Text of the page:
Car Towing may appear to be an easy task, but it isn’t; in fact, if you’ve never towed another vehicle before, you’ll find it to be rather difficult. towtruckireland.ie addresses some of the most difficult aspects of towing in this article.

Towing a car has its own set of rules

What is the law regarding car towing?

Towing a car has different rules based on how long you’ve been driving. Restrictions apply if you passed your driving test after January 1, 1997 and haven’t taken a specialized car and trailer test; more information can be found on the GOV.UK website.

While being towed, the broken down car must have a ‘On Tow’ sign at the back, and the person driving must be a qualified driver.

Is it legal to use a rope to tow a car?

If you don’t have a tow bar, you can tow a car using a rope or chain, but the distance between the automobiles must not exceed 4.5 meters, according to the RAC. If the distance between the rope and the road is longer than 1.5 meters, the rope or chain must be plainly visible from both sides – for example, by attaching a colorful piece of fabric across the middle.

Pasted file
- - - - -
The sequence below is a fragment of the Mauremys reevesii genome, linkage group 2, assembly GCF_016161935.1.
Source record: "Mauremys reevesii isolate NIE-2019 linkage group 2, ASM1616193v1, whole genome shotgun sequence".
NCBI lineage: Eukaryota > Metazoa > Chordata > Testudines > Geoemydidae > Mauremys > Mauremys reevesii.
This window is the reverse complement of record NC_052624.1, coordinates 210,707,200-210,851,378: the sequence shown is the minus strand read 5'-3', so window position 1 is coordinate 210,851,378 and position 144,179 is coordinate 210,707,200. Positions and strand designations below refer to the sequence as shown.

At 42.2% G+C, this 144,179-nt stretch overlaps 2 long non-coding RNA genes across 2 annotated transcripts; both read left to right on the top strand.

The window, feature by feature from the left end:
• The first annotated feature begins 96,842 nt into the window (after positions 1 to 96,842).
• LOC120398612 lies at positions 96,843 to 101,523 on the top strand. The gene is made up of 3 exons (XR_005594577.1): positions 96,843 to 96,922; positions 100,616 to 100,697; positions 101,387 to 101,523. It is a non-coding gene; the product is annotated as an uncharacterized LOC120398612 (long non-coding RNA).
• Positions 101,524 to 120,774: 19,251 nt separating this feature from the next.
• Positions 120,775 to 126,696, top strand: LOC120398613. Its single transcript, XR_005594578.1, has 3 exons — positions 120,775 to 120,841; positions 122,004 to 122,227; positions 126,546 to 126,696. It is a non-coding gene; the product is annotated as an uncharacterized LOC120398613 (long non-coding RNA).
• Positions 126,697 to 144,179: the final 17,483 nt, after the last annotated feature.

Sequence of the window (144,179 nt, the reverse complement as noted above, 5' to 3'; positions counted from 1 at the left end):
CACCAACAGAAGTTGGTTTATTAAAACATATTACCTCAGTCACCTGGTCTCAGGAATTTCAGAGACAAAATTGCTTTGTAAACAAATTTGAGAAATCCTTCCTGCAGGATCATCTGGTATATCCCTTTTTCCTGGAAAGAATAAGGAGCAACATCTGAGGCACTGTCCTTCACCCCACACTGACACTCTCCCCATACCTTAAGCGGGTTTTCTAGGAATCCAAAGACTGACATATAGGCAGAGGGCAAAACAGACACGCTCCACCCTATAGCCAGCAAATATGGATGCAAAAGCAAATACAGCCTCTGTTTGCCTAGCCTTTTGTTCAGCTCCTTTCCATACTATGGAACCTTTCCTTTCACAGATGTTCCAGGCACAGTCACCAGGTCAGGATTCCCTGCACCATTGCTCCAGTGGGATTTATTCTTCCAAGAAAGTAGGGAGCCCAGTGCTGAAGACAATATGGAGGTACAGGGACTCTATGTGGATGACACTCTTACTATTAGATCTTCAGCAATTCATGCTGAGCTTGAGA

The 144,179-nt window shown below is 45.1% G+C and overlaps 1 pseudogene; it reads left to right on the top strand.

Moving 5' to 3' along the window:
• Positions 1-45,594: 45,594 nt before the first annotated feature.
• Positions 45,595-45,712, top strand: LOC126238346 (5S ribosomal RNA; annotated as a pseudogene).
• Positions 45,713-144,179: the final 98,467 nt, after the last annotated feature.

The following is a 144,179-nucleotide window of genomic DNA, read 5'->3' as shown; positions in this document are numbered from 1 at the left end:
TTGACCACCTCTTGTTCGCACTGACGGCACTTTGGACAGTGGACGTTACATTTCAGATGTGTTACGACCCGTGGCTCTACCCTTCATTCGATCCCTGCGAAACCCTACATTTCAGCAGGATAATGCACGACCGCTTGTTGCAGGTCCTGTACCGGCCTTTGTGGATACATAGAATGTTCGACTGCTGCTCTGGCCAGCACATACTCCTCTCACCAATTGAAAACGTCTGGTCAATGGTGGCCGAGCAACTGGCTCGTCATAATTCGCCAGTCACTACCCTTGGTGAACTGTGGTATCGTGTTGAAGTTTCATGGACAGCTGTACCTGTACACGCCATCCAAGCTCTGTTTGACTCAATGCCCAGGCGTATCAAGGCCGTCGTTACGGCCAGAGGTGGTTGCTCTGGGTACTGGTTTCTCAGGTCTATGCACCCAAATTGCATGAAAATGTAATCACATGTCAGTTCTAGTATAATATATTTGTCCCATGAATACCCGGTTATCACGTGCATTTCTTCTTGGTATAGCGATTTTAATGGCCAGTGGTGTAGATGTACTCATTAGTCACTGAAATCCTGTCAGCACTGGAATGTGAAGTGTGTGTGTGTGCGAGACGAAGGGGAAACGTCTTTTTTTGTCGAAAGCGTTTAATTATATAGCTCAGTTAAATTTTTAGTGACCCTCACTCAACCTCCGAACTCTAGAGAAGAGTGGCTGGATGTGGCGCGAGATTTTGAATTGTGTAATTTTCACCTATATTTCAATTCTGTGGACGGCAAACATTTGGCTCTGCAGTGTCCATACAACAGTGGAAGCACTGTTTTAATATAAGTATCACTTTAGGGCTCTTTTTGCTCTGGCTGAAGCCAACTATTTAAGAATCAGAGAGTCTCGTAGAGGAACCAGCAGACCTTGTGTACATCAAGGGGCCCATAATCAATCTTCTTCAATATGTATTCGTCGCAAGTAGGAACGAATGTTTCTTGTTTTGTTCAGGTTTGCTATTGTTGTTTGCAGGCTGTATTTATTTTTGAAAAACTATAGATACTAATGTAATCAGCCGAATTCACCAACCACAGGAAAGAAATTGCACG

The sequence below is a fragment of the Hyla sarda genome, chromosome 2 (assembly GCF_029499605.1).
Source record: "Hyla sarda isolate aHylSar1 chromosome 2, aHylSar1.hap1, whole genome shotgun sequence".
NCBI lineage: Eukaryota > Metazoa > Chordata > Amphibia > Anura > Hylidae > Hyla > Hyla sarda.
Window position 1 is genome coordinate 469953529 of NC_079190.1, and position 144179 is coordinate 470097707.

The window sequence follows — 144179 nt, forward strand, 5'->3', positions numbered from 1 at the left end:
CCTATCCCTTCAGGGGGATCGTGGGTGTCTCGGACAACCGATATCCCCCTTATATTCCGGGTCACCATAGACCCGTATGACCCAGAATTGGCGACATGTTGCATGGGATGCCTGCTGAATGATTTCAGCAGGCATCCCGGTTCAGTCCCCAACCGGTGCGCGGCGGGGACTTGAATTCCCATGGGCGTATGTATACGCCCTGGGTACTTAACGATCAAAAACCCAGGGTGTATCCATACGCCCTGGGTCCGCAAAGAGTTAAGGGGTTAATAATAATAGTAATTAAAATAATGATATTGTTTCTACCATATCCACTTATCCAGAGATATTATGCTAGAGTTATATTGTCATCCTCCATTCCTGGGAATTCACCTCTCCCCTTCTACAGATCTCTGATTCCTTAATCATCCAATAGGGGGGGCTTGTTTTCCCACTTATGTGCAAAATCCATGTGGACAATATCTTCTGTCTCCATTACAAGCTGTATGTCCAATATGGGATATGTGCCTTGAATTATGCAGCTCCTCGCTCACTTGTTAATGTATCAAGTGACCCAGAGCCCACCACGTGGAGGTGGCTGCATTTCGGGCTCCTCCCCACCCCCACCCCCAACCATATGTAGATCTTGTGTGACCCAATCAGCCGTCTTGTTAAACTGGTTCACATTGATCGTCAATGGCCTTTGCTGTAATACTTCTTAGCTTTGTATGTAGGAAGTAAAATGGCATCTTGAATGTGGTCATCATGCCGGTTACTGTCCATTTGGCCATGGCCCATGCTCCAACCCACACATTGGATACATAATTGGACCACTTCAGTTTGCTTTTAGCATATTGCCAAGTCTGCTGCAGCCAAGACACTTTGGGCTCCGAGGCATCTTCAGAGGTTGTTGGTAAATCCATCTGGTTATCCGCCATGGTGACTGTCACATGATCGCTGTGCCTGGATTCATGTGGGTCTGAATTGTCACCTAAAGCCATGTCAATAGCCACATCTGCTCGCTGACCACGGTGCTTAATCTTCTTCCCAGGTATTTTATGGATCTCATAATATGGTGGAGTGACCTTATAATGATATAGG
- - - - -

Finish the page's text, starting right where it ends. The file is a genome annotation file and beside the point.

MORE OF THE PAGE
Towing a car is easiest when you utilize a tow strap with hooks on both ends that easily attach to both automobiles’ towing hitches. If you’re using chains, the links may expand and break as a result of the tension.

Is it possible to tow a car without insurance?

The car must be insured if its wheels make contact with the road. Even if the car is broken down, there’s still a potential it will be involved in an accident while in transit; car insurance protects you from this. In addition to insurance, the car must be taxed and, if applicable, have a current MOT.

Is it possible to tow a car on the highway?

You can’t tow a car on the highway if it hasn’t broken down there. It would be exceedingly risky for you, the other driver, and all other road users due to the speed of other vehicles traveling on the carriageway.

Is it legal for me to tow a car that is obstructing my driveway?

If a car is blocking your driveway when you wake up, the first thing you should do is ask your neighbors if they know who owns it.